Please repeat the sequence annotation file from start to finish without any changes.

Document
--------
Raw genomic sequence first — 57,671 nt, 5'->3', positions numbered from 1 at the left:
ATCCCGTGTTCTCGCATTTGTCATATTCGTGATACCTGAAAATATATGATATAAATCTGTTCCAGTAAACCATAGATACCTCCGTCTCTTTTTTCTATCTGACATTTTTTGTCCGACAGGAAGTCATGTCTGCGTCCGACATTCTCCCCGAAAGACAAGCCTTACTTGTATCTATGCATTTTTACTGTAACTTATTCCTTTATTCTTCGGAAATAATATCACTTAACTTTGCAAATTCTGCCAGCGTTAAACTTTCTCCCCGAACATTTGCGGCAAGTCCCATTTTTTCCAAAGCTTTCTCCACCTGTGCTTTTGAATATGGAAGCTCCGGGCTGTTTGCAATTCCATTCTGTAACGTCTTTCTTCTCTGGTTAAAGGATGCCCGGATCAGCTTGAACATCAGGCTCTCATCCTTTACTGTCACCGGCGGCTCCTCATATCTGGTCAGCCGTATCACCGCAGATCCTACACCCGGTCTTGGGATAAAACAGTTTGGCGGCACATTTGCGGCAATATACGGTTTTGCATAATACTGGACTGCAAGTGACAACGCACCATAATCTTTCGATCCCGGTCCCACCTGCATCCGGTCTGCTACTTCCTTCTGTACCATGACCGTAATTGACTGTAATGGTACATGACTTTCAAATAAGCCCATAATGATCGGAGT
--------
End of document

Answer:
Raw genomic sequence first — 57,671 nt, 5'->3', positions numbered from 1 at the left:
ATCCCGTGTTCTCGCATTTGTCATATTCGTGATACCTGAAAATATATGATATAAATCTGTTCCAGTAAACCATAGATACCTCCGTCTCTTTTTTCTATCTGACATTTTTTGTCCGACAGGAAGTCATGTCTGCGTCCGACATTCTCCCCGAAAGACAAGCCTTACTTGTATCTATGCATTTTTACTGTAACTTATTCCTTTATTCTTCGGAAATAATATCACTTAACTTTGCAAATTCTGCCAGCGTTAAACTTTCTCCCCGAACATTTGCGGCAAGTCCCATTTTTTCCAAAGCTTTCTCCACCTGTGCTTTTGAATATGGAAGCTCCGGGCTGTTTGCAATTCCATTCTGTAACGTCTTTCTTCTCTGGTTAAAGGATGCCCGGATCAGCTTGAACATCAGGCTCTCATCCTTTACTGTCACCGGCGGCTCCTCATATCTGGTCAGCCGTATCACCGCAGATCCTACACCCGGTCTTGGGATAAAACAGTTTGGCGGCACATTTGCGGCAATATACGGTTTTGCATAATACTGGACTGCAAGTGACAACGCACCATAATCTTTCGATCCCGGTCCCACCTGCATCCGGTCTGCTACTTCCTTCTGTACCATGACCGTAATTGACTGTAATGGTACATGACTTTCAAATAAGCCCATAATGATCGGAGT